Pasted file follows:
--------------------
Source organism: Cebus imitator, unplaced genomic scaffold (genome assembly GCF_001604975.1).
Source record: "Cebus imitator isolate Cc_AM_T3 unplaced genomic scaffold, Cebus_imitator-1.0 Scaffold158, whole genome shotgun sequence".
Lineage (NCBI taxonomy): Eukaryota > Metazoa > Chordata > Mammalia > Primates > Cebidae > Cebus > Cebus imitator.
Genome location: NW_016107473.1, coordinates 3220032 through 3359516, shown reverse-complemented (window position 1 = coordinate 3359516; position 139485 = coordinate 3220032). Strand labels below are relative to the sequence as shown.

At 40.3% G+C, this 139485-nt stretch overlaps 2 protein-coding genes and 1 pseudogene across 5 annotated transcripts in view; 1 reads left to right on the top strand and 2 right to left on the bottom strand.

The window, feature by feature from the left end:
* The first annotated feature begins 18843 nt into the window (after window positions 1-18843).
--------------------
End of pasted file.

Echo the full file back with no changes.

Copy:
Source organism: Cebus imitator, unplaced genomic scaffold (genome assembly GCF_001604975.1).
Source record: "Cebus imitator isolate Cc_AM_T3 unplaced genomic scaffold, Cebus_imitator-1.0 Scaffold158, whole genome shotgun sequence".
Lineage (NCBI taxonomy): Eukaryota > Metazoa > Chordata > Mammalia > Primates > Cebidae > Cebus > Cebus imitator.
Genome location: NW_016107473.1, coordinates 3220032 through 3359516, shown reverse-complemented (window position 1 = coordinate 3359516; position 139485 = coordinate 3220032). Strand labels below are relative to the sequence as shown.

At 40.3% G+C, this 139485-nt stretch overlaps 2 protein-coding genes and 1 pseudogene across 5 annotated transcripts in view; 1 reads left to right on the top strand and 2 right to left on the bottom strand.

The window, feature by feature from the left end:
* The first annotated feature begins 18843 nt into the window (after window positions 1-18843).